Wednesday, February 16, 2011

See your footprint?

Bear on black snow

A few years ago I met a woman from the South who had never seen snow before she moved here. We talked about how beautiful and enchanting snow is and how we both loved it. Eventually, predictably, the conversation turned to how snow in a big city looks after a few weeks on the ground. "Why would anyone do that to snow?" she said.
Her comment seemed charming, almost funny. Of course no one does that to snow. It just happens.

That’s what I thought then.

It’s easy to not see a link between what we do and what happens in the world and to the world. The result of any one action seems inconsequential, and undetectable: even the Great Pacific Garbage Patch is invisible from satellites.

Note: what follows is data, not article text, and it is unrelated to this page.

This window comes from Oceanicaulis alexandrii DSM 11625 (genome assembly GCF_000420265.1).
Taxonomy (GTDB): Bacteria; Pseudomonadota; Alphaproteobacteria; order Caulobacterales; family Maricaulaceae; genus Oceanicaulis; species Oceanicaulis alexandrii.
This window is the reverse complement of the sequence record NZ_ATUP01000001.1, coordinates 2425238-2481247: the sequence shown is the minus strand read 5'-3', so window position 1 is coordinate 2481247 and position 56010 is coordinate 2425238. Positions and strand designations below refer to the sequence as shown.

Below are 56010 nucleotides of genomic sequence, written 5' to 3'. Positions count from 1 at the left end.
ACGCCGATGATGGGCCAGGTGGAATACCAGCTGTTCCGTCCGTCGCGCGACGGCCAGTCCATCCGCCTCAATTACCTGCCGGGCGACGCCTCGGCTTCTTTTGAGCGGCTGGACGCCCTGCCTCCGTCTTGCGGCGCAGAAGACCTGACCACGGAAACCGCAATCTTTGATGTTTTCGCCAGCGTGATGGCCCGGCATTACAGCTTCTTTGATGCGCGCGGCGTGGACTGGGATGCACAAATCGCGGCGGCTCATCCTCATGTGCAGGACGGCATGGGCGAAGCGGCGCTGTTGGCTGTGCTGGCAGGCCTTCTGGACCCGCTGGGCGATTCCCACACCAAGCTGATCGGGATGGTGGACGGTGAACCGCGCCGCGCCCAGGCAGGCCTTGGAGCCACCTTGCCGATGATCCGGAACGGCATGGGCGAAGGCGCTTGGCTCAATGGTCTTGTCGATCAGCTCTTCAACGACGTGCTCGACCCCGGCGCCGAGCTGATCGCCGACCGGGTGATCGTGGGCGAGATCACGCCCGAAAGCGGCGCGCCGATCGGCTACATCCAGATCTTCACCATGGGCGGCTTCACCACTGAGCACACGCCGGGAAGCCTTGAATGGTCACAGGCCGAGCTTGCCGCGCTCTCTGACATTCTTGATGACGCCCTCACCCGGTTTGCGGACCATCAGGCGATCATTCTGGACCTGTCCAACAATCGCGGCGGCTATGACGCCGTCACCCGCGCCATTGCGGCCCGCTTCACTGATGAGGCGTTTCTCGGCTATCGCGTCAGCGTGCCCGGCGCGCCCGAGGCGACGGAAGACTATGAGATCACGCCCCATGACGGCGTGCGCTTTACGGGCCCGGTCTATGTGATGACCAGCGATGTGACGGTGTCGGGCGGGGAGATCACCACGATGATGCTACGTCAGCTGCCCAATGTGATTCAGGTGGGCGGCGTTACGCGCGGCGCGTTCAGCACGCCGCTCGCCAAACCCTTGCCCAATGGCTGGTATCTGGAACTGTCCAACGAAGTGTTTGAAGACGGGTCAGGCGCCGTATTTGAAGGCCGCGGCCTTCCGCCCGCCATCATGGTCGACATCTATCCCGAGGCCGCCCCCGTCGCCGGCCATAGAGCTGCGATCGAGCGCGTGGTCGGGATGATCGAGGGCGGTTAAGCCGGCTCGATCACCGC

But that doesn’t mean that our choices don’t have consequences. And that, maybe is the real magic of snow. For once, something can show us, quite literally in black and white, how we are polluting our world.

What’s the answer? There are certainly no big, easy ones, just a lot of little, sometimes difficult ones. But I believe before the world can collectively solve this, we have to all individually acknowledge our role in it. And that’s not easy. It goes back to the question, “Who would do that to snow?” And it requires a painful, honest answer for all of us:
“I would do that to snow.”


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